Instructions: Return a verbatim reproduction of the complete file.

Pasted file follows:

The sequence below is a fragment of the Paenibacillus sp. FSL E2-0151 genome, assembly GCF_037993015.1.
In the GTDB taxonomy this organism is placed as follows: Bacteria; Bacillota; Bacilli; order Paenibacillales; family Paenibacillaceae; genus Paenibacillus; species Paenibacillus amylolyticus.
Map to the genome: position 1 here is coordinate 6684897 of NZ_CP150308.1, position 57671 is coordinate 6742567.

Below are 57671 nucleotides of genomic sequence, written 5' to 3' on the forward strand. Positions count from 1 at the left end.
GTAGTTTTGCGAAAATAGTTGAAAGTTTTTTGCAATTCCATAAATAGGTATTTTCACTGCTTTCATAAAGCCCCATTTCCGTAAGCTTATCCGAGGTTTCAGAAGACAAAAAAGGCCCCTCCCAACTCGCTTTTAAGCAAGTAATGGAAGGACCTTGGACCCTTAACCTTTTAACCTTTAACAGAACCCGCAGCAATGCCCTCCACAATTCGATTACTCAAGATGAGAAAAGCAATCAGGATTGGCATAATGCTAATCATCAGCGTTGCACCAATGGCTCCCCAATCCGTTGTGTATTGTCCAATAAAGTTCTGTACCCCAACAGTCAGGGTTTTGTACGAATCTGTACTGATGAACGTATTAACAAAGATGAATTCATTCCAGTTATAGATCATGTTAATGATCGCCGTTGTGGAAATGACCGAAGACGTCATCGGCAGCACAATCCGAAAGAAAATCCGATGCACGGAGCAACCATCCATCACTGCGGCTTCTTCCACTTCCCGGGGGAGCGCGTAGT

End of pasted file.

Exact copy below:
The sequence below is a fragment of the Paenibacillus sp. FSL E2-0151 genome, assembly GCF_037993015.1.
In the GTDB taxonomy this organism is placed as follows: Bacteria; Bacillota; Bacilli; order Paenibacillales; family Paenibacillaceae; genus Paenibacillus; species Paenibacillus amylolyticus.
Map to the genome: position 1 here is coordinate 6684897 of NZ_CP150308.1, position 57671 is coordinate 6742567.

Below are 57671 nucleotides of genomic sequence, written 5' to 3' on the forward strand. Positions count from 1 at the left end.
GTAGTTTTGCGAAAATAGTTGAAAGTTTTTTGCAATTCCATAAATAGGTATTTTCACTGCTTTCATAAAGCCCCATTTCCGTAAGCTTATCCGAGGTTTCAGAAGACAAAAAAGGCCCCTCCCAACTCGCTTTTAAGCAAGTAATGGAAGGACCTTGGACCCTTAACCTTTTAACCTTTAACAGAACCCGCAGCAATGCCCTCCACAATTCGATTACTCAAGATGAGAAAAGCAATCAGGATTGGCATAATGCTAATCATCAGCGTTGCACCAATGGCTCCCCAATCCGTTGTGTATTGTCCAATAAAGTTCTGTACCCCAACAGTCAGGGTTTTGTACGAATCTGTACTGATGAACGTATTAACAAAGATGAATTCATTCCAGTTATAGATCATGTTAATGATCGCCGTTGTGGAAATGACCGAAGACGTCATCGGCAGCACAATCCGAAAGAAAATCCGATGCACGGAGCAACCATCCATCACTGCGGCTTCTTCCACTTCCCGGGGGAGCGCGTAGT